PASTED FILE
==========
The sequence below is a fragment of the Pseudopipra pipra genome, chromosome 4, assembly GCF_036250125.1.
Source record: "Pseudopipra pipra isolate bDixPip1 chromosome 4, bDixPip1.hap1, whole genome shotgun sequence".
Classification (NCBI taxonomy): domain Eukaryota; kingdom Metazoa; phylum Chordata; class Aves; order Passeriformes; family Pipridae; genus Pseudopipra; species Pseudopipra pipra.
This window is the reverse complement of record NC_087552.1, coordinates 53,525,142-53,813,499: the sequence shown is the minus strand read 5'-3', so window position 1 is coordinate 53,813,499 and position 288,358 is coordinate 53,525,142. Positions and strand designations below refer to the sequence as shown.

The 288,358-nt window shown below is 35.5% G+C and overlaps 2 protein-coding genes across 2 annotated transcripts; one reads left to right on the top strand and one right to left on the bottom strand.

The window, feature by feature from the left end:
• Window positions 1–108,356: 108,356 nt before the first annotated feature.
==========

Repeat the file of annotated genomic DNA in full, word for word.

The sequence below is a fragment of the Pseudopipra pipra genome, chromosome 4, assembly GCF_036250125.1.
Source record: "Pseudopipra pipra isolate bDixPip1 chromosome 4, bDixPip1.hap1, whole genome shotgun sequence".
Classification (NCBI taxonomy): domain Eukaryota; kingdom Metazoa; phylum Chordata; class Aves; order Passeriformes; family Pipridae; genus Pseudopipra; species Pseudopipra pipra.
This window is the reverse complement of record NC_087552.1, coordinates 53,525,142-53,813,499: the sequence shown is the minus strand read 5'-3', so window position 1 is coordinate 53,813,499 and position 288,358 is coordinate 53,525,142. Positions and strand designations below refer to the sequence as shown.

The 288,358-nt window shown below is 35.5% G+C and overlaps 2 protein-coding genes across 2 annotated transcripts; one reads left to right on the top strand and one right to left on the bottom strand.

The window, feature by feature from the left end:
• Window positions 1–108,356: 108,356 nt before the first annotated feature.